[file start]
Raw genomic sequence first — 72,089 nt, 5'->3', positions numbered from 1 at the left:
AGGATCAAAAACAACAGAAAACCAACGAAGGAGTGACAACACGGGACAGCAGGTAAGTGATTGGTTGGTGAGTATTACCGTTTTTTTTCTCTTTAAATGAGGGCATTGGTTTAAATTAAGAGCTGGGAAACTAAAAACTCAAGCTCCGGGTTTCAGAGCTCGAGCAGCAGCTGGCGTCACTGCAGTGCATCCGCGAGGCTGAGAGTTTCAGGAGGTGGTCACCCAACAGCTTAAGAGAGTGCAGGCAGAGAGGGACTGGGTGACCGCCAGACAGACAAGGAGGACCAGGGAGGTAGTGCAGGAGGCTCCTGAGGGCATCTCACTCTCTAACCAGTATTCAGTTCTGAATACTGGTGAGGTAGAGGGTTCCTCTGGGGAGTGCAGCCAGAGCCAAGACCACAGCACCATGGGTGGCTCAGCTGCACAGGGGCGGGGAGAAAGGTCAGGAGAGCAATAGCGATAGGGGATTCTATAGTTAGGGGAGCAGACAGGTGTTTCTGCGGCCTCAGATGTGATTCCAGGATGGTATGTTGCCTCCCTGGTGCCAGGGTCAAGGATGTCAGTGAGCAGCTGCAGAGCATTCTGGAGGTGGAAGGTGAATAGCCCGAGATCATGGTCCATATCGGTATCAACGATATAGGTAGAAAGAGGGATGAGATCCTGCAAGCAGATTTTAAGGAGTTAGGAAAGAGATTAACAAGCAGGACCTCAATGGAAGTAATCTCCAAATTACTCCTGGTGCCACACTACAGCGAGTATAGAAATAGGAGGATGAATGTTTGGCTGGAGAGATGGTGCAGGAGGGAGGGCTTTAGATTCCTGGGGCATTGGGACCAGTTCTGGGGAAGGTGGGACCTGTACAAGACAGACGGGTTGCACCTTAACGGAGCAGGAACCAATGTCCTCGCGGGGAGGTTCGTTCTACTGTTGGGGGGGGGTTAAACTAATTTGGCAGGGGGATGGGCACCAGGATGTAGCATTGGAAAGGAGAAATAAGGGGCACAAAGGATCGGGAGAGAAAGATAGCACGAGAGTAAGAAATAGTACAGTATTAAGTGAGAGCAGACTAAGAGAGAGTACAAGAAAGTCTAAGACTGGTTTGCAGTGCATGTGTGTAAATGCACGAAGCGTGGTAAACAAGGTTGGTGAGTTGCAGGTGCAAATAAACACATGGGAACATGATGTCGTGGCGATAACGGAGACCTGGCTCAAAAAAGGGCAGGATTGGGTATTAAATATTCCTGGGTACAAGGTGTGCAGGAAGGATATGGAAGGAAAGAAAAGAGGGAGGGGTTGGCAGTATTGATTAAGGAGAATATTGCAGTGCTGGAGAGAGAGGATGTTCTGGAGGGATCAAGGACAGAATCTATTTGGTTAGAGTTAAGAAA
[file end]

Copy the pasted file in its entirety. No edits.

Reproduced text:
Raw genomic sequence first — 72,089 nt, 5'->3', positions numbered from 1 at the left:
AGGATCAAAAACAACAGAAAACCAACGAAGGAGTGACAACACGGGACAGCAGGTAAGTGATTGGTTGGTGAGTATTACCGTTTTTTTTCTCTTTAAATGAGGGCATTGGTTTAAATTAAGAGCTGGGAAACTAAAAACTCAAGCTCCGGGTTTCAGAGCTCGAGCAGCAGCTGGCGTCACTGCAGTGCATCCGCGAGGCTGAGAGTTTCAGGAGGTGGTCACCCAACAGCTTAAGAGAGTGCAGGCAGAGAGGGACTGGGTGACCGCCAGACAGACAAGGAGGACCAGGGAGGTAGTGCAGGAGGCTCCTGAGGGCATCTCACTCTCTAACCAGTATTCAGTTCTGAATACTGGTGAGGTAGAGGGTTCCTCTGGGGAGTGCAGCCAGAGCCAAGACCACAGCACCATGGGTGGCTCAGCTGCACAGGGGCGGGGAGAAAGGTCAGGAGAGCAATAGCGATAGGGGATTCTATAGTTAGGGGAGCAGACAGGTGTTTCTGCGGCCTCAGATGTGATTCCAGGATGGTATGTTGCCTCCCTGGTGCCAGGGTCAAGGATGTCAGTGAGCAGCTGCAGAGCATTCTGGAGGTGGAAGGTGAATAGCCCGAGATCATGGTCCATATCGGTATCAACGATATAGGTAGAAAGAGGGATGAGATCCTGCAAGCAGATTTTAAGGAGTTAGGAAAGAGATTAACAAGCAGGACCTCAATGGAAGTAATCTCCAAATTACTCCTGGTGCCACACTACAGCGAGTATAGAAATAGGAGGATGAATGTTTGGCTGGAGAGATGGTGCAGGAGGGAGGGCTTTAGATTCCTGGGGCATTGGGACCAGTTCTGGGGAAGGTGGGACCTGTACAAGACAGACGGGTTGCACCTTAACGGAGCAGGAACCAATGTCCTCGCGGGGAGGTTCGTTCTACTGTTGGGGGGGGGTTAAACTAATTTGGCAGGGGGATGGGCACCAGGATGTAGCATTGGAAAGGAGAAATAAGGGGCACAAAGGATCGGGAGAGAAAGATAGCACGAGAGTAAGAAATAGTACAGTATTAAGTGAGAGCAGACTAAGAGAGAGTACAAGAAAGTCTAAGACTGGTTTGCAGTGCATGTGTGTAAATGCACGAAGCGTGGTAAACAAGGTTGGTGAGTTGCAGGTGCAAATAAACACATGGGAACATGATGTCGTGGCGATAACGGAGACCTGGCTCAAAAAAGGGCAGGATTGGGTATTAAATATTCCTGGGTACAAGGTGTGCAGGAAGGATATGGAAGGAAAGAAAAGAGGGAGGGGTTGGCAGTATTGATTAAGGAGAATATTGCAGTGCTGGAGAGAGAGGATGTTCTGGAGGGATCAAGGACAGAATCTATTTGGTTAGAGTTAAGAAA